Pre-analytical error for three point of care venous blood testing platforms in acute ambulatory settings: A mixed methods service evaluation
Fanshawe TR., Glogowska M., Edwards G., Turner PJ., Smith I., Steele R., Croxson C., Bowen JST., Hayward GN.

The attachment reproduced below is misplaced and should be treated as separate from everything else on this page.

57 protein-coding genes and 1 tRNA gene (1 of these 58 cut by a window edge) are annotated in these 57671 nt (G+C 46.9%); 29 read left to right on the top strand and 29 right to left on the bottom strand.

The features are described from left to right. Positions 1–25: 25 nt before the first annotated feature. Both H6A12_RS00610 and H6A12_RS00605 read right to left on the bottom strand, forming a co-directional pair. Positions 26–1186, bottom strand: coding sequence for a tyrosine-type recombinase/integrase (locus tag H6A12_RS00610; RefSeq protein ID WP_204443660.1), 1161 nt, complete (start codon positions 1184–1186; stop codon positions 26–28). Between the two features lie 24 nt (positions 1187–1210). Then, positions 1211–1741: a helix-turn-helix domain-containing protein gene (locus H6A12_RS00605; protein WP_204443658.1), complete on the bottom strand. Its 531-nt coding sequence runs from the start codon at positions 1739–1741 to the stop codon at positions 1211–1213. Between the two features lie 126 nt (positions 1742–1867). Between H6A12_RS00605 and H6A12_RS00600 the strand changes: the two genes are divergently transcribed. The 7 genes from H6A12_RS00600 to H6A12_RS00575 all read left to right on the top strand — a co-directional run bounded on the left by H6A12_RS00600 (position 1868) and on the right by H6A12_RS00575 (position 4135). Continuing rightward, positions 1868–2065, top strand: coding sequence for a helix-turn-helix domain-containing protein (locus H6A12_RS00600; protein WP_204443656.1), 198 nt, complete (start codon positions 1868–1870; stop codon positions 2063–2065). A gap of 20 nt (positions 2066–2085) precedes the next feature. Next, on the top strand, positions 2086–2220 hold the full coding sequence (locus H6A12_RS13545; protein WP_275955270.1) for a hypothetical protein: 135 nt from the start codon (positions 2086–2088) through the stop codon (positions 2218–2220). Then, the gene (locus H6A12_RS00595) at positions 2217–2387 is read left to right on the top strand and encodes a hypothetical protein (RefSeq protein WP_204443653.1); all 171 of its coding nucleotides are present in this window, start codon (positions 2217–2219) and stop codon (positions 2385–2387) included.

© 2020 Fanshawe et al. This is an open access article distributed under the terms of the Creative Commons Attribution License, which permits unrestricted use, distribution, and reproduction in any medium, provided the original author and source are credited. Introduction Point of care blood testing to aid diagnosis is becoming increasingly common in acute ambulatory settings and enables timely investigation of a range of diagnostic markers. However, this testing allows scope for errors in the pre-analytical phase, which depends on the operator handling and transferring specimens correctly. The extent and nature of these pre-analytical errors in clinical settings has not been widely reported. Methods We carried out a convergent parallel mixed-methods service evaluation to investigate pre-analytical errors leading to a machine error reports in a large acute hospital trust in the UK. The quantitative component comprised a retrospective analysis of all recorded error codes from Abbott Point of Care i-STAT 1, i-STAT Alinity and Abbott Rapid Diagnostics Afinion devices to summarise the error frequencies and reasons for error, focusing on those attributable to the operator. The qualitative component included a prospective ethnographic study and a secondary analysis of an existing ethnographic dataset, based in hospital-based ambulatory care and community ambulatory care respectively. Results The i-STAT had the highest usage (113,266 tests, January 2016-December 2018). As a percentage of all tests attempted, its device-recorded overall error rate was 6.8% (95% confidence interval 6.6% to 6.9%), and in the period when reliable data could be obtained, the operator-attributable error rate was 2.3% (2.2% to 2.4%). Staff identified that the most difficult step was the filling of cartridges, but that this could be improved through practice, with a perception that cartridge wastage through errors was rare. Conclusions In the observed settings, the rate of errors attributable to operators of the primary point of care device was less than 1 in 40. In some cases, errors may lead to a small increase in resource use or time required so adequate staff training is necessary to prevent adverse impact on patient care.